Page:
Beggarly crockery.

You entered my small house


But also nostalgic

We used to play here so much as kids

My wife served you plain dal and dry chapati

In my beggarly crockery

And you couldn’t believe I could treat a guest like that.

You were taken aback

By my irritating table habits

Though I remember us eating like that as kids together

You live in a larger house, you always did

You dine on a dining table with forks and knives

And the most expensive China

And you were annoyed by what you had to cope with here

In this ransacked house I own

Whose walls still have the “paintings”

We made as children.

You were so uncomfortable sitting cross legged on the floor

Although as a kid

I remember

You insisted your parents let you sit on the floor

At your large bungalow too

At dinner time.

I asked you to stay for the night

Like old times

When we shared a single, ragged blanket

But you stared at the humble bedding I had

And said

“My wife must be waiting for me”

And I couldn’t help but smile at the thought

Of all those days in childhood

When your mom used to wait for you

But you wouldn’t listen.

I think we just grew up, I think we finally started seeing the boundaries between us.



Taught since eternity that life is a race, we all seem to run aimlessly, unaware of the final destination and that is when, suddenly, life comes to a halt. A sudden, quick, unanticipated halt. All activities abandoned, a sentence left half spoken, a story half told and so many unsaid good byes, life comes to a halt.

What is worse is that while that one life has come to a halt, the other lives do not seem to pause at all. They go on at the same pace sometimes adding that pang of guilt that doesn’t let us sleep at night, as to why has one journey abruptly ended and we seem to keep travelling without waiting.

Waiting? Waiting for what? The wait is pointless for nobody is coming back. In the midst of the buzzing activity of the family, friends and foes, one life has come to a halt.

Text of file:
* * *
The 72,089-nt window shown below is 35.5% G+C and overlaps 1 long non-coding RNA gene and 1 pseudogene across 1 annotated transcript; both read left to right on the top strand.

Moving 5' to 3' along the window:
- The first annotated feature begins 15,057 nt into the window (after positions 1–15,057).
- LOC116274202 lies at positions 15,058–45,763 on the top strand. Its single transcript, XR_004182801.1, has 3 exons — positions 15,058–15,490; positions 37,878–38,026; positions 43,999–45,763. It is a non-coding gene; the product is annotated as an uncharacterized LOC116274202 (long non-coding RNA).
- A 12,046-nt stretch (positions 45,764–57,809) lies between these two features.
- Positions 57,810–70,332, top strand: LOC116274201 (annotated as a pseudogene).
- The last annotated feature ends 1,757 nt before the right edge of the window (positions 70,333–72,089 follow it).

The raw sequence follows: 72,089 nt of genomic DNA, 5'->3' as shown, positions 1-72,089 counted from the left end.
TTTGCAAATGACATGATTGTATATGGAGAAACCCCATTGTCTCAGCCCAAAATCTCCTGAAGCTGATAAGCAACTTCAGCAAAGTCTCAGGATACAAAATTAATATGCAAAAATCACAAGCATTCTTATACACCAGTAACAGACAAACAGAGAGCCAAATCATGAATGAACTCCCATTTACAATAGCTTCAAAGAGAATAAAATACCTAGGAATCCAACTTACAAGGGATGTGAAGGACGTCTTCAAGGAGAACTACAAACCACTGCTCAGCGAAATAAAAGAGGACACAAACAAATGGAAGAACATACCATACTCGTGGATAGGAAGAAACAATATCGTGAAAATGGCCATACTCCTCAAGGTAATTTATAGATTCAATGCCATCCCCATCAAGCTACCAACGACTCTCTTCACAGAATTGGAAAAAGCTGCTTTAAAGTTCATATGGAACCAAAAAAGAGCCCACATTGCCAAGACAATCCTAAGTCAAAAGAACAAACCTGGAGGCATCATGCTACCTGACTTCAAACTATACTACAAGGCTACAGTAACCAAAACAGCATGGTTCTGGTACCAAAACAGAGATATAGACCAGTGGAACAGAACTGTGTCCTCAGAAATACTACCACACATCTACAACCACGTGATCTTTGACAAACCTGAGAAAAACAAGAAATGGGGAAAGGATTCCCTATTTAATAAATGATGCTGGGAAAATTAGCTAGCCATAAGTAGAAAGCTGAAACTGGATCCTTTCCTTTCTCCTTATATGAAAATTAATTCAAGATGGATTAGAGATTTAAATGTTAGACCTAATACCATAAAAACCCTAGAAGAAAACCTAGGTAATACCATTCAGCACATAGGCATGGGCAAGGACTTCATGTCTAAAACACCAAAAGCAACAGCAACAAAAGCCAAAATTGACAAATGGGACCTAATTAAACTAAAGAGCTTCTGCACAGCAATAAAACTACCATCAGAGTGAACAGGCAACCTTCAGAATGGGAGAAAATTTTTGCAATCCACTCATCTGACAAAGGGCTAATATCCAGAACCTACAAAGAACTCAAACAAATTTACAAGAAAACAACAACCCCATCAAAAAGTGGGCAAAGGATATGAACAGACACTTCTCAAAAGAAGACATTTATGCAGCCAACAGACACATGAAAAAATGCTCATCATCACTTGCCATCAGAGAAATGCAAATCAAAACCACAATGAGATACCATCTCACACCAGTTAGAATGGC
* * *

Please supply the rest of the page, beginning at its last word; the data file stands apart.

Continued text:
While there was so much to do sometime ago, there is nothing to do anymore for everything that needed to be done, does not matter any more. The ever moving motivational force behind what needed to be done has ended, for life has come to a halt.

It’s these halts that scare the most, that make you ponder upon the worthiness of this life you keep living, and it’s these halts that fascinate the most.

When the life of a loved one comes to a halt, remember that you don’t have a choice to pause your life for your life will keep moving forward, unaware of the halt that occurred and the halt that awaits….


I picked up that book you left me. Smelled its pages and stroked its cover. It revived so many memories. High school when you and I were inseparable. I remember how we used to sit together, have lunch together, and even go back home together. University where destiny brought us together. I remember how we used to go on those shopping sprees and coffee dates and put up each other on blind dates. Your wedding day when I was around you every moment, you wouldn’t let me go anywhere. I remember how widely you smiled that day, all dressed up in the red lehnga and the make up you so detested. You looked gorgeous. That day in the hospital when you cried and cried in pain and then smiled so widely when she finally came. I remember how I held her even before you did. I’m still her favourite aunt you know. Then, your funeral. When you decided not to attend my wedding scheduled days later. I remember how I couldn’t move or eat or drink anything. I just cried and cried and thought about all those times we spent together. That’s when they read your letter and you had left me this book. Our childhood favourite. The old copy that I had lent you and forgotten about. You mischievous woman, you kept it with you all these years after college and let me believe I had lost it.
I opened it again. The back torn, ruined with the coffee spill, and the first page that read in your dirty handwriting “I’m sorry. You are my best friend. Forever will be.”
The tears escaped my eyes and smeared the pages. I wish I knew your struggle.
I was jerked back to reality as your grand daughter comes running to me, pulling on my saree “Grandma, where did you leave the TV remote?”
I wish I remembered. I am losing my memory along with my hair you know. Yet the memories of you and me never die………

Multiple Organ Failure

Way too beautiful

ForeverAwkward (And Maybe Learning)

I don’t love you with my heart
because I don’t want your image
to simply thump through me like
a beat I learn to ignore as I
go about my day, no, I love you
with my lungs, with every breath
I take infusing the emotion with
more oxygen, and I love you with
my stomach, as I digest every
unpalatable bit of you, and 
allow the assimilation to nurture,
and I love you with my pancreas,
breaking down the sugared promises
so that only you and I exist in the
here, now, us, we,
and I love you with the neurons
in my brain, which fire off an
orchestrated litany of fireworks
every time you say my name,
and I love you with my spleen,
because I’m not quite sure 
why or how or if at all it works
but it’s an integral part of me,
and I love…

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She was like Graffiti on the walls of an ancient European city. Old in her ways, with a slight touch of the changing cultures. She was a work of art, not understood by all, but admired by many.